The most important details on the page, though, are the various resource links included below the message to help visitors find what they need. 

Out-of-Stock Messaging

It’s always a let-down to click-through a search engine result for a product only to find it’s out of stock.

What do you do when this happens to you?

If you’re like most people, you probably bounce and look for it elsewhere. But what if, instead of seeing a disappointing “out-of-stock” message, you were greeted with a pop-up box that apologized for the out of stock? Further, what if that pop-up offered to notify you when the product’s back in stock, or let you pre-purchase the item so it automatically ships when stock is replenished? If you didn’t need the product immediately, you’d probably be interested in one of these options.

If you’re already using an e-commerce provider for customized, premium web templates, chances are out-of-stock pop-up add-ons are also available.  For a consumer looking for a product, offering an out-of-stock notification might win a sale that surely would’ve been lost—especially if the product is hard to find, or you’re an exclusive seller. 

Understanding Bounce Rate

The above strategies will reduce your bounce rate. But before you overhaul your site with the quest of achieving the ultimate bounce rate, it’s important to understand the differences in behavior encompassing a site’s bounce rate.

Generally speaking, three types of actions contribute to your bounce rate:

Scenario one: User lands on a page looking for an answer or a product. They will either find it and leave, or don’t find it and bounce back to the SERPs to keep looking. Even when the user who found the answer is pleased with their experience, if they leave without visiting another page, it’s counted as a bounce.

Scenario two: User lands on a site intrigued by a product or blog post displayed in the SERPs, but finds a broken page, a misaligned page, or one of poor quality—so they bounce.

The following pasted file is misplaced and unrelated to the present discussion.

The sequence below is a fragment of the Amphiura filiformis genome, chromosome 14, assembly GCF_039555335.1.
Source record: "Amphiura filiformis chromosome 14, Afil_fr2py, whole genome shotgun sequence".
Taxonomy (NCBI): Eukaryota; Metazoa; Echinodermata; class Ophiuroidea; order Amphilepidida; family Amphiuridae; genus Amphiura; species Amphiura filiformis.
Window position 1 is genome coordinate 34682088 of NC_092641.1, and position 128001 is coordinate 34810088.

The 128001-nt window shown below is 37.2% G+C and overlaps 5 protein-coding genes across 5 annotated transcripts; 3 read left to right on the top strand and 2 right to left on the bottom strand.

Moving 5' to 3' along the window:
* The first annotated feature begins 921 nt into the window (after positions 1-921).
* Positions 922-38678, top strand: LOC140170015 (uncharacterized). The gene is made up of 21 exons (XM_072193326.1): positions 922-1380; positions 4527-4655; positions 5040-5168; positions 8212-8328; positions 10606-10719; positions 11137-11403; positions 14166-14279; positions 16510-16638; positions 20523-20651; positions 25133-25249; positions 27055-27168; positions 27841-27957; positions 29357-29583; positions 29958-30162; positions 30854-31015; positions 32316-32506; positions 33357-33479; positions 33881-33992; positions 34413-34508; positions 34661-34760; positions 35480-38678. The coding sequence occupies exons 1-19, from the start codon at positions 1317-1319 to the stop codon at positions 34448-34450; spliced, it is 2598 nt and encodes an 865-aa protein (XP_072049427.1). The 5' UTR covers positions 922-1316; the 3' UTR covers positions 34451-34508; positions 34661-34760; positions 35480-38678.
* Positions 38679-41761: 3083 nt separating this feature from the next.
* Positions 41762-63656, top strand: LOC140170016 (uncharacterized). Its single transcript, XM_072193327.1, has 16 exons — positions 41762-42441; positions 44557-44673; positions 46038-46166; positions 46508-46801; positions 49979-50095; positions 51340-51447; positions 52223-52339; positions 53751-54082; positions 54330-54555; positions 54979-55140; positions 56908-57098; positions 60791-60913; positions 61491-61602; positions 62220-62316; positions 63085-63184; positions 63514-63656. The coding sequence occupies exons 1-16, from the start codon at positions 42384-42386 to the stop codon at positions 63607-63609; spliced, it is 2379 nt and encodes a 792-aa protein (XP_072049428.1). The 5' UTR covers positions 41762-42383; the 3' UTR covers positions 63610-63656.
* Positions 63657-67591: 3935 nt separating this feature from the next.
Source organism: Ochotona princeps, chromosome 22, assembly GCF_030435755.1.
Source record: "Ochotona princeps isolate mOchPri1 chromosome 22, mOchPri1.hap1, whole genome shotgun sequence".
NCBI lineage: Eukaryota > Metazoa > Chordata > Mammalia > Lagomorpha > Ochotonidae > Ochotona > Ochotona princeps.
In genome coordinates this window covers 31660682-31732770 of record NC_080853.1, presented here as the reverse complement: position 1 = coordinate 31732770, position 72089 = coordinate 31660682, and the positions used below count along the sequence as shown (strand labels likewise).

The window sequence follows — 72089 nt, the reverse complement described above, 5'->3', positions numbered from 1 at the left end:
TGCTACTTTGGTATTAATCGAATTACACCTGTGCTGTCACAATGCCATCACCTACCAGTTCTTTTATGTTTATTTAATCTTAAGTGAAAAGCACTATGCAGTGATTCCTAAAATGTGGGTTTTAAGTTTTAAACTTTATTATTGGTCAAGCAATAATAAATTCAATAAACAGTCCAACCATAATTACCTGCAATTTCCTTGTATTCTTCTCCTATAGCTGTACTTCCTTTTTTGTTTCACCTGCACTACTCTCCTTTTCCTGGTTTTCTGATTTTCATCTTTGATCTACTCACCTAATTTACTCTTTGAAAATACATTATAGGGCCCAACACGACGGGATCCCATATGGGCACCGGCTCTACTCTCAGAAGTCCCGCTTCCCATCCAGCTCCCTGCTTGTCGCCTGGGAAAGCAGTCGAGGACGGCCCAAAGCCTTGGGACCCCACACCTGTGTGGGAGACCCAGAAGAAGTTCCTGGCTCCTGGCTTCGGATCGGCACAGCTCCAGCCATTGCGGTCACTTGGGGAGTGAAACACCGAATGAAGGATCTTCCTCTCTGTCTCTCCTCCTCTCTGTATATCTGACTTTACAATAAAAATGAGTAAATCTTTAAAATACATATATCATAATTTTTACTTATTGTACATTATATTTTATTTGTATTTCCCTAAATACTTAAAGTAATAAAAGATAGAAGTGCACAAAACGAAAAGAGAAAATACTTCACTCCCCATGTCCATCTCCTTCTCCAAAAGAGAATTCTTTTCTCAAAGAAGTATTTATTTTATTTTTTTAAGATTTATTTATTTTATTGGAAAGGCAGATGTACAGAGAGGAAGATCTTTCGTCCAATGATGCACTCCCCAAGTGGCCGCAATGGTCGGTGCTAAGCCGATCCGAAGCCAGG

Scenario three: User lands on your site from the SERPs and ends up getting distracted (eight seconds, remember?) However, because their attention shifted, they left the tab up. Once this user’s session expires, it’s registered as a bounce, even if they return to it a few days later and pleasurably consume the content.

Only scenario two is wholly negative. Arguments could be made that scenario three only occurs because a page isn’t engaging a user’s attention enough, but we’re all busy and distractions do tend to happen.

The important thing to take away from this is that, while bounce rate is an important metric to consider, it can be misleading. You can get a better idea of what’s contributing to your bounce rate by setting up specific events in Google Analytics, but that’s a different topic for another day.

Bottomline: if your store’s stickiness is leaving a lot to be desired, start with these four website details to reduce your e-commerce bounce rate and iterate from there.

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My name is Gary, a 31 year old Tech Loving marketer passionate about home tech and coffee.

I'm a Programmer for hire working with small to medium businesses.

I network in Warrington, Liverpool and Manchester in the North West, England.

This website is my online notebook dedicated to tech, marketing and finance.